Happy Top Ten Tuesday!

This week’s theme is actually “Ten Books To Read If You Like This Super Popular Book/Author”, but since I’m no good at making recommendations like that, I thought I would do last week’s theme instead, which I already had prepared and just forgot to post.  (I hate when life gets crazy like that.)

My fall TBR falls into three categories:

  • new releases that I’m super excited about
  • books I’ve recently purchased and haven’t gotten around to yet
  • books that I’ve had forever and need to get off my shelf

I guess we’ll see, at the end of fall, how many of these I’ve actually read!

What are your goals?

I think I may actually head to my library this week for some banned books!  I’m looking to read some that I already own (His Dark Materials, The Kite Runner) as well as some that have been on my TBR for as long as I can remember (Forever, The Lovely Bones, Gossip Girl).  In my research, I also found some previously unknown banned books, like Persepolis, which I’m going to check out.

Keep an eye out for some banned book features this week!

Are you doing anything special in your own life, or on your own blog?

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So, before I start my review, there are a few things you should know:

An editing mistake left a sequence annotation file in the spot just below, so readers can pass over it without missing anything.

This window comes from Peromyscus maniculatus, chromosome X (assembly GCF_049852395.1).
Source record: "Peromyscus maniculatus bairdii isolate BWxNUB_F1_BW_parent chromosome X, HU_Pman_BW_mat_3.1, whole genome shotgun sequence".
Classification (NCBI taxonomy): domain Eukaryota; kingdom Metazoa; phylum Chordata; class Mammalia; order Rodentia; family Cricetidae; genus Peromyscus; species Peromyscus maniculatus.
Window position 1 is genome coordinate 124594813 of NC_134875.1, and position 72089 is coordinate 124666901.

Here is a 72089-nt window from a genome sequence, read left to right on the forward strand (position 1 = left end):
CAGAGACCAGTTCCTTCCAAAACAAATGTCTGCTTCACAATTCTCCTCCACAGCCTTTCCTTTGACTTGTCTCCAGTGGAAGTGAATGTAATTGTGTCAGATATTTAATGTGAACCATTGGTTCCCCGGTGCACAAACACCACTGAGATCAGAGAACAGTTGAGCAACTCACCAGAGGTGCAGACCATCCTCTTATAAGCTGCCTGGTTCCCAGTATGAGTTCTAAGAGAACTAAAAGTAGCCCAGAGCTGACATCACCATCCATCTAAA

1. I was a huuuuge fan of David Levithan when I was in high school.
2. I have not read Every Day.
3. I did not expect that Netgalley would actually approve me for an ARC of this book, but that’s a thing that happened.

So I was going back and forth, should I read Every Day before starting Another Day?  The introduction to Another Day says it’s not necessary, but reviews say it is.  It was such a dilemma for me that I didn’t start reading this book until about a month after I was approved.  And I did it without reading its predecessor, which was probably a bad idea.  Not that I felt I was missing anything from the plot, but I felt I was missing an emotional connection to the characters.


In Another Day, we follow Rhiannon through a perfect day with her otherwise cranky, distant, rude, awful boyfriend.  For just one day, he’s attentive, caring, actually seems to love her.  They have a beautiful adventure, but for some reason, every day afterward, he gets upset with her when she mentions it.  Justin gets upset with her a lot, actually.

Then strange things start happening.  She meets a guy at a party.  A guy she has an instant connection with.  A guy who introduces himself as a cousin of her friend.  A guy she later finds out is absolutely not her friend’s cousin.  A guy she never sees again.

She emails back and forth with this mystery guy, and eventually sets up a meeting.  But the guy doesn’t show up.  Instead, some other person shows up.  Rhiannon is confused.

It turns out that this mystery person – who has no gender – goes by “A” and has the unfortunate circumstances of hopping from one body to the next each day.  Can Rhiannon handle something like that, never knowing who A will be?  What happens when A is in the body of a female, or in the body of someone she doesn’t find attractive?  How much of love is the emotional connection, and how much is the physical package?